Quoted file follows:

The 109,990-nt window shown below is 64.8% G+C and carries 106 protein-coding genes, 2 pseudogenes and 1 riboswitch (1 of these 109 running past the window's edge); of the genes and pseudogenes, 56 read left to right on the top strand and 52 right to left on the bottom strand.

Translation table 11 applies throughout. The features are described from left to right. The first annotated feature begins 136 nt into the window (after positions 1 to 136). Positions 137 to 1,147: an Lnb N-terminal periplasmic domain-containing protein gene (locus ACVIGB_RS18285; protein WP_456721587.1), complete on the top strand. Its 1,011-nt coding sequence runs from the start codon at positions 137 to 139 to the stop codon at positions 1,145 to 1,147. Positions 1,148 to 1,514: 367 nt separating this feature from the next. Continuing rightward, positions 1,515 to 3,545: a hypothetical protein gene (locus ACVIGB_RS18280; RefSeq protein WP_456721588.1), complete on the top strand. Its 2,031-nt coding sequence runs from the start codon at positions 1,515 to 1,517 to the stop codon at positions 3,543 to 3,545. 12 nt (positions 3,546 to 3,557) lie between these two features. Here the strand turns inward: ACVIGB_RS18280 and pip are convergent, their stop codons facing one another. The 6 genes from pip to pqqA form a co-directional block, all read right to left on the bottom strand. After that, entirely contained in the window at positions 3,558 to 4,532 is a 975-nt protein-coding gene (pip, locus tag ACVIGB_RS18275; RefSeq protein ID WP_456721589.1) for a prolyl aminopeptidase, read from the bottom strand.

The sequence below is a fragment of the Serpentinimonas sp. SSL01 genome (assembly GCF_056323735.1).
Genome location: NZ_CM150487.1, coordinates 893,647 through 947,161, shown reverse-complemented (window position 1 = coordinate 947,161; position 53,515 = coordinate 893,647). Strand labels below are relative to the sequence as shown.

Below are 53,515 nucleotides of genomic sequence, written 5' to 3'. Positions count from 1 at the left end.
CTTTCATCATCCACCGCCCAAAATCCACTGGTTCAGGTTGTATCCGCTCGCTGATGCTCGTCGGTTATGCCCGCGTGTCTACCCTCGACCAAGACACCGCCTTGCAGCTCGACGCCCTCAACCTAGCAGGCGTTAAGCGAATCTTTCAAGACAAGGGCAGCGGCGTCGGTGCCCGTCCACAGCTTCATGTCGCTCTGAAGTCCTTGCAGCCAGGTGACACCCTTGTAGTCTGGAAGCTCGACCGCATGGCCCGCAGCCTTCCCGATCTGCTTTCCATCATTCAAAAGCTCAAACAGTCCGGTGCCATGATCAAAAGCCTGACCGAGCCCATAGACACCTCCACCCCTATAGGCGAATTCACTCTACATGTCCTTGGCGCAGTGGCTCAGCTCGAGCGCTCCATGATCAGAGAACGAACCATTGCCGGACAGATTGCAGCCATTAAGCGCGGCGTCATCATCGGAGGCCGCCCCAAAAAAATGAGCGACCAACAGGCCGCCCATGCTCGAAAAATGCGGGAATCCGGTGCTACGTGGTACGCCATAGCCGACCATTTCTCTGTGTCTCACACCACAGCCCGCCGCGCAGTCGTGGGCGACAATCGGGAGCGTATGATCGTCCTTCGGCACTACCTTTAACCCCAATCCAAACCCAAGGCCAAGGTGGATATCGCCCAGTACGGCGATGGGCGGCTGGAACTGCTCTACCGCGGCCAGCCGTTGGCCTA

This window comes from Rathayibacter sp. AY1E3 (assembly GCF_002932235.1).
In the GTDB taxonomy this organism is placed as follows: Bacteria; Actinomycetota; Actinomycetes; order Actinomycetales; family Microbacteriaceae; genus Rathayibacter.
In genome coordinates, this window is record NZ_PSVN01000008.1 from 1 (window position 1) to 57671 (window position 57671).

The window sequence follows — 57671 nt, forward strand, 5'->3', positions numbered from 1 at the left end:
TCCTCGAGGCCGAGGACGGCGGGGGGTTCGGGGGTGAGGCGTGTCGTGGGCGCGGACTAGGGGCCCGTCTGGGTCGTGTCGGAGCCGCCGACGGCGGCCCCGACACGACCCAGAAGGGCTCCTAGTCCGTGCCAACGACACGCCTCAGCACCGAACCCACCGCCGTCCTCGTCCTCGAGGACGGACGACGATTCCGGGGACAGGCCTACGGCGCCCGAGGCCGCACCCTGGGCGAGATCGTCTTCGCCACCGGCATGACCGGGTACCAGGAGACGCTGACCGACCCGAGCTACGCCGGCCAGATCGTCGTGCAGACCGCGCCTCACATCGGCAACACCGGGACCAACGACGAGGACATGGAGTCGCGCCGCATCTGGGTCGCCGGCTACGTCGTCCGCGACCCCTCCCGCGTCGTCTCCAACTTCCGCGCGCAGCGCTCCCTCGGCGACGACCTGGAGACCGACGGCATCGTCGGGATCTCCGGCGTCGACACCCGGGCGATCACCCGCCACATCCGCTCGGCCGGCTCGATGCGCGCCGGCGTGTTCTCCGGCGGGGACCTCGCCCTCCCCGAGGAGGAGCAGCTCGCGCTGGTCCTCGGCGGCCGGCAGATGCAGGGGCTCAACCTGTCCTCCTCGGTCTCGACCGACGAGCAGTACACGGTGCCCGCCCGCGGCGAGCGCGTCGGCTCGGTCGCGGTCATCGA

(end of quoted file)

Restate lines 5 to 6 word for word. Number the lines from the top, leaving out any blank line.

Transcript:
Below are 53,515 nucleotides of genomic sequence, written 5' to 3'. Positions count from 1 at the left end.
CTTTCATCATCCACCGCCCAAAATCCACTGGTTCAGGTTGTATCCGCTCGCTGATGCTCGTCGGTTATGCCCGCGTGTCTACCCTCGACCAAGACACCGCCTTGCAGCTCGACGCCCTCAACCTAGCAGGCGTTAAGCGAATCTTTCAAGACAAGGGCAGCGGCGTCGGTGCCCGTCCACAGCTTCATGTCGCTCTGAAGTCCTTGCAGCCAGGTGACACCCTTGTAGTCTGGAAGCTCGACCGCATGGCCCGCAGCCTTCCCGATCTGCTTTCCATCATTCAAAAGCTCAAACAGTCCGGTGCCATGATCAAAAGCCTGACCGAGCCCATAGACACCTCCACCCCTATAGGCGAATTCACTCTACATGTCCTTGGCGCAGTGGCTCAGCTCGAGCGCTCCATGATCAGAGAACGAACCATTGCCGGACAGATTGCAGCCATTAAGCGCGGCGTCATCATCGGAGGCCGCCCCAAAAAAATGAGCGACCAACAGGCCGCCCATGCTCGAAAAATGCGGGAATCCGGTGCTACGTGGTACGCCATAGCCGACCATTTCTCTGTGTCTCACACCACAGCCCGCCGCGCAGTCGTGGGCGACAATCGGGAGCGTATGATCGTCCTTCGGCACTACCTTTAACCCCAATCCAAACCCAAGGCCAAGGTGGATATCGCCCAGTACGGCGATGGGCGGCTGGAACTGCTCTACCGCGGCCAGCCGTTGGCCTA